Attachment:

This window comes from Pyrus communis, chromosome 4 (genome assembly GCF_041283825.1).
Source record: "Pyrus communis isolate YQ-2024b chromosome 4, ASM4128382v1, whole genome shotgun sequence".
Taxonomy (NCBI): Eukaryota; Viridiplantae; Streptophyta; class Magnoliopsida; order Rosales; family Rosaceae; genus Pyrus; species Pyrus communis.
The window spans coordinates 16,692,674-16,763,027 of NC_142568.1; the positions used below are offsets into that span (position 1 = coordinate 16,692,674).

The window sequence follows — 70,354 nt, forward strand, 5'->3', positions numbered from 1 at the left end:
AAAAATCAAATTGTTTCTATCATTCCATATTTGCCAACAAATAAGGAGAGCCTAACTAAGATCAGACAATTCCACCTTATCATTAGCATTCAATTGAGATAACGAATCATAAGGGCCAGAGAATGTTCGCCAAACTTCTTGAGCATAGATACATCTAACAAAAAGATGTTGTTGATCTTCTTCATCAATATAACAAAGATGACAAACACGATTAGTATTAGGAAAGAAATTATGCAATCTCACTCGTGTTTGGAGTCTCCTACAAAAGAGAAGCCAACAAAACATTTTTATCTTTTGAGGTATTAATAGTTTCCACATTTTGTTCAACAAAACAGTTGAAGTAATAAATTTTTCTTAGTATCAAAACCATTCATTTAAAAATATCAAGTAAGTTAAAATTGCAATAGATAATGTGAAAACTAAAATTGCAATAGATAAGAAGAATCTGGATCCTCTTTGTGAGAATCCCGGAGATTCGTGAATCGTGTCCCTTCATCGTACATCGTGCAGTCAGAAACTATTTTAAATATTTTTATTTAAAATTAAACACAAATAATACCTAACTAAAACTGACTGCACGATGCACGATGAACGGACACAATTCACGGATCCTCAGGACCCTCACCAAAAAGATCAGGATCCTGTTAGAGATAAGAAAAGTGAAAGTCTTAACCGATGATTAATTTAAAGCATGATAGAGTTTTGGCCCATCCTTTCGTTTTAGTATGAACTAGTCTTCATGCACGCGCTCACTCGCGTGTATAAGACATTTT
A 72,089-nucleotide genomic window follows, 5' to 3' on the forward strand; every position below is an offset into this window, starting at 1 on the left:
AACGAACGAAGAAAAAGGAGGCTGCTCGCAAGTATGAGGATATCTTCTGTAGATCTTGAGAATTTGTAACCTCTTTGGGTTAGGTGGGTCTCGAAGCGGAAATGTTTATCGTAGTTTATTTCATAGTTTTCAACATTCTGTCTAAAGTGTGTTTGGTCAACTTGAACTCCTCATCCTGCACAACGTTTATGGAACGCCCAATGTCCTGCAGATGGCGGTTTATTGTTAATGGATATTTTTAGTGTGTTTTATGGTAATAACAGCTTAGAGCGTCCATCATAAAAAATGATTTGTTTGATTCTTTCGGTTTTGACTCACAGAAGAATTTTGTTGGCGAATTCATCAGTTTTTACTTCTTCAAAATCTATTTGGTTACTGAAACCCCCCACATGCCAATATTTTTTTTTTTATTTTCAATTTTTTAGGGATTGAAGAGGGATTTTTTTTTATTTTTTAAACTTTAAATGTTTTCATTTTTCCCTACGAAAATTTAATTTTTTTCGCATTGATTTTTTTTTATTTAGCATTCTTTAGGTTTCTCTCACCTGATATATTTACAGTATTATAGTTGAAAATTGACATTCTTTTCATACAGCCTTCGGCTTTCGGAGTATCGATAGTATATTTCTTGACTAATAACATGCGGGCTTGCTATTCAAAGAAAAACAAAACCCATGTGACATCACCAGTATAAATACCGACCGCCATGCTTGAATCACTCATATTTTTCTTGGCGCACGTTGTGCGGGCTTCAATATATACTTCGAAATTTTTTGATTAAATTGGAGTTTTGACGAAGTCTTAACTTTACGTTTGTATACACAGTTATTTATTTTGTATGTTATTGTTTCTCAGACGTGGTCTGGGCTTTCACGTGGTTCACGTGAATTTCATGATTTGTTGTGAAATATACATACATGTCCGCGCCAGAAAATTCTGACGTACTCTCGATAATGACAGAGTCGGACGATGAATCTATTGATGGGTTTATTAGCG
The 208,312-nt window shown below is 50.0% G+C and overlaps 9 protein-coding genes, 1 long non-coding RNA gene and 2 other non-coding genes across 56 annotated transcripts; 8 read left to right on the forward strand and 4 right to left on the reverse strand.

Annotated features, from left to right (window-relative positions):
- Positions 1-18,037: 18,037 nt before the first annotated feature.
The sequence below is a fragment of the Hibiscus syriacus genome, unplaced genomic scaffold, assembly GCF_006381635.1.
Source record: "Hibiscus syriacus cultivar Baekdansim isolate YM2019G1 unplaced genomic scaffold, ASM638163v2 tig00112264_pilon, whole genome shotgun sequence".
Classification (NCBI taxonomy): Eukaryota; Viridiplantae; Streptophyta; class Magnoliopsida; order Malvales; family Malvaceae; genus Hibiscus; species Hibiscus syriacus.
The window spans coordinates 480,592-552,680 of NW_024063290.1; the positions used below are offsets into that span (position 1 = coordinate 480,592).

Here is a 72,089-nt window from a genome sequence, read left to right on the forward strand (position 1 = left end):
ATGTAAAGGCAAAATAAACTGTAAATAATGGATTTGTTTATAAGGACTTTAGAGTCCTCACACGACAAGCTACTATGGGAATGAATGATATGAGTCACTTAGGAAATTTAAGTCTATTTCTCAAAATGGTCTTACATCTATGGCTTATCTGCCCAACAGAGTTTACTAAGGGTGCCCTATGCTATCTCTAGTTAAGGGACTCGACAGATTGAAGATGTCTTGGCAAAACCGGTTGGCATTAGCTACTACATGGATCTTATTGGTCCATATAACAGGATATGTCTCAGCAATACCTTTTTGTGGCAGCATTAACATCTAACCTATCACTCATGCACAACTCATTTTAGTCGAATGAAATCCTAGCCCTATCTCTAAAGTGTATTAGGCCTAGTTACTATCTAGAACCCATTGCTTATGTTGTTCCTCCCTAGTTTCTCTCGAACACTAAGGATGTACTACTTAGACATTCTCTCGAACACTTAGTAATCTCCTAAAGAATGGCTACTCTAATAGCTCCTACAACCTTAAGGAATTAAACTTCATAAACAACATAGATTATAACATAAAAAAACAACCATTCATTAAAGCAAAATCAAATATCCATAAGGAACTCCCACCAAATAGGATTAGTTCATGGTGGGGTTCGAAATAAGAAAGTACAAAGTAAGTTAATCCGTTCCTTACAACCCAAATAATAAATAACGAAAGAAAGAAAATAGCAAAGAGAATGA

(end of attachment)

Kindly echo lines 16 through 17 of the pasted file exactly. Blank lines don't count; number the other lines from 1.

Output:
Here is a 72,089-nt window from a genome sequence, read left to right on the forward strand (position 1 = left end):
ATGTAAAGGCAAAATAAACTGTAAATAATGGATTTGTTTATAAGGACTTTAGAGTCCTCACACGACAAGCTACTATGGGAATGAATGATATGAGTCACTTAGGAAATTTAAGTCTATTTCTCAAAATGGTCTTACATCTATGGCTTATCTGCCCAACAGAGTTTACTAAGGGTGCCCTATGCTATCTCTAGTTAAGGGACTCGACAGATTGAAGATGTCTTGGCAAAACCGGTTGGCATTAGCTACTACATGGATCTTATTGGTCCATATAACAGGATATGTCTCAGCAATACCTTTTTGTGGCAGCATTAACATCTAACCTATCACTCATGCACAACTCATTTTAGTCGAATGAAATCCTAGCCCTATCTCTAAAGTGTATTAGGCCTAGTTACTATCTAGAACCCATTGCTTATGTTGTTCCTCCCTAGTTTCTCTCGAACACTAAGGATGTACTACTTAGACATTCTCTCGAACACTTAGTAATCTCCTAAAGAATGGCTACTCTAATAGCTCCTACAACCTTAAGGAATTAAACTTCATAAACAACATAGATTATAACATAAAAAAACAACCATTCATTAAAGCAAAATCAAATATCCATAAGGAACTCCCACCAAATAGGATTAGTTCATGGTGGGGTTCGAAATAAGAAAGTACAAAGTAAGTTAATCCGTTCCTTACAACCCAAATAATAAATAACGAAAGAAAGAAAATAGCAAAGAGAATGA